Please ensure Javascript is enabled for purposes of website accessibility

Ravens rise to 8th most valuable NFL franchise

The team’s value may have slipped a little, but the Baltimore Ravens’ overall rank rose in 2009 to the 8th-most valuable NFL franchise according to

Steve Bisciotti’s Ravens’ total worth fell 1 percent in the past year to $1.07 billion — about two-thirds of Bisciotti’s estimated net worth of $1.5 billion — but the team climbed three places in Forbes’ annual team valuation rankings.

The Dallas Cowboys came in at No. 1 with a $1.8 billion value, followed by the Ravens’ Beltway rival, the Washington Redskins, valued at $1.55 billion. (On a related note, the Ravens pounded the Skins in their preseason game, 23-3 … I guess money isn’t everything. )

Forbes estimates the Ravens had revenue of $255 million last season, including $61 million in gate receipts. The team’s operating income was about $44.9 million. It spent $138 million on players.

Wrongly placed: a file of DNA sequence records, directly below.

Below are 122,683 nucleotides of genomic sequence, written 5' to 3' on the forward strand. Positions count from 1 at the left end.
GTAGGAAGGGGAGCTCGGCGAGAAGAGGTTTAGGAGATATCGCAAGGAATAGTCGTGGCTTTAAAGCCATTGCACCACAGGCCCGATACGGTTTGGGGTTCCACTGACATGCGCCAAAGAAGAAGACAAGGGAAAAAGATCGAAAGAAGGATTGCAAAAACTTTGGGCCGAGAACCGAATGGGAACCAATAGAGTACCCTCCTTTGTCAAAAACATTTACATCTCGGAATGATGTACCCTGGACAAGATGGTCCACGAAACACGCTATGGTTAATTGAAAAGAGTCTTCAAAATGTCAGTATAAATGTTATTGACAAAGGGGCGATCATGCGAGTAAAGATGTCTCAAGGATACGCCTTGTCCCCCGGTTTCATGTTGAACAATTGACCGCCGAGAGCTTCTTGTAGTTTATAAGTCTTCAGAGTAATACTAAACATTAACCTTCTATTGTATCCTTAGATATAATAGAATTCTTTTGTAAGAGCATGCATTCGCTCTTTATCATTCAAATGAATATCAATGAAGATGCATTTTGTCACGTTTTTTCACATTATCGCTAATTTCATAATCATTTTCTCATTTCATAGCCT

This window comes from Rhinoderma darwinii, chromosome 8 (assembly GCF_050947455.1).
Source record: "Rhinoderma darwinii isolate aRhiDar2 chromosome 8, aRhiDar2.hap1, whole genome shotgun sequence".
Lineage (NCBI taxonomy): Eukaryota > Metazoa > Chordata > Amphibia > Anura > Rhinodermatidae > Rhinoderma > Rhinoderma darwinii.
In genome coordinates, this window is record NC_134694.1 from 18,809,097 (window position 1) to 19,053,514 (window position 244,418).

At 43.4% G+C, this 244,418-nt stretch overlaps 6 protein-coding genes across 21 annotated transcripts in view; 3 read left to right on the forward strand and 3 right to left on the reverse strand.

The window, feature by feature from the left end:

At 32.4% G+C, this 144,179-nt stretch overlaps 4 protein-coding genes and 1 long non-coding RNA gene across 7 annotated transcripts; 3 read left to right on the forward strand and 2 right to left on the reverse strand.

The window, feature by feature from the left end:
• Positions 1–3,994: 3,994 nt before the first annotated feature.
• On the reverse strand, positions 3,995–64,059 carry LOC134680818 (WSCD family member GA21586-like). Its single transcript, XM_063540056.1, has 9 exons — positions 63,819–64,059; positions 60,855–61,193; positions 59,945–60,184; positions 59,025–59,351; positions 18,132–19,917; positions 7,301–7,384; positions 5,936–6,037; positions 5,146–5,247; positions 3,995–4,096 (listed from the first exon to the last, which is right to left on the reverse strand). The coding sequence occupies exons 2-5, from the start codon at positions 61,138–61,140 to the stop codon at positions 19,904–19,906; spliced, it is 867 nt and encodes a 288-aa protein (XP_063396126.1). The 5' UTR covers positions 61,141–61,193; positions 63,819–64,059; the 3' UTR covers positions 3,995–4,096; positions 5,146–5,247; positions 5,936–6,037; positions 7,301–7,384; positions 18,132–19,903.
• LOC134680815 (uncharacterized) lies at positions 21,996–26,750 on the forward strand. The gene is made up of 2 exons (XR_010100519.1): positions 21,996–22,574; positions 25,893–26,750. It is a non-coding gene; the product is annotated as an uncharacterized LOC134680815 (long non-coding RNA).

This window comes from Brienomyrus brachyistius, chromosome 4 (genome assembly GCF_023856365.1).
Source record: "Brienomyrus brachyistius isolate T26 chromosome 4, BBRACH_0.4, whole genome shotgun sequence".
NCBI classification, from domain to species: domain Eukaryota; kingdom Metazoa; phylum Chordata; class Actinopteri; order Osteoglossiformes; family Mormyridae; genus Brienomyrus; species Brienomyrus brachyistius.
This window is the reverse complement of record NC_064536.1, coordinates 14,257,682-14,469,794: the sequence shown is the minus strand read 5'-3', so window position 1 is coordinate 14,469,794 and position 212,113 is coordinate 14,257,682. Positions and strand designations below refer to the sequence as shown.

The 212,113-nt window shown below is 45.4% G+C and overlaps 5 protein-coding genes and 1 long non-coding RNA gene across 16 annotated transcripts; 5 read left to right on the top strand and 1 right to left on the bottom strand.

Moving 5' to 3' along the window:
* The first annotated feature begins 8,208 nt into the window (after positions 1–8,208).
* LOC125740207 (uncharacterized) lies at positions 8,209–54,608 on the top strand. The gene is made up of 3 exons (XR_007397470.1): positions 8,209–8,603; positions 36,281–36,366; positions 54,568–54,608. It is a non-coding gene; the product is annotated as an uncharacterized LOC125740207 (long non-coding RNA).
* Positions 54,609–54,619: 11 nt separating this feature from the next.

But what’s really interesting about this list is that the recession’s impact is written all over it. Aside from four teams (including the Cowboys), most teams in the NFL either decreased in value or didn’t change at all. Those that suffered the most are — not surprisingly — the Buffalo Bills (-12 percent), the St. Louis Rams (-15 percent) and the Jacksonville Jaguars (-16 percent).

So even though the Ravens fell 1 percent in value, it’s still pretty darn good compared to the rest of the league. Here’s Forbes’ example of why the Ravens are such a strong franchise:

“In the face of the recession last season 70 percent of NFL teams kept ticket prices flat or lowered them [for the 2009 season]. Not the Ravens though. Riding the good vibes of a 6-game improvement in the win column, a playoff appearance and successful first years by QB Joe Flacco and head coach John Harbaugh the Ravens bumped ticket prices 13 percent (only the Cowboys and Falcons had bigger increases according to Team Marketing Report).”

Forbes says fan loyalty is the big reason why the Ravens were able to do that during a recession and not skip a beat.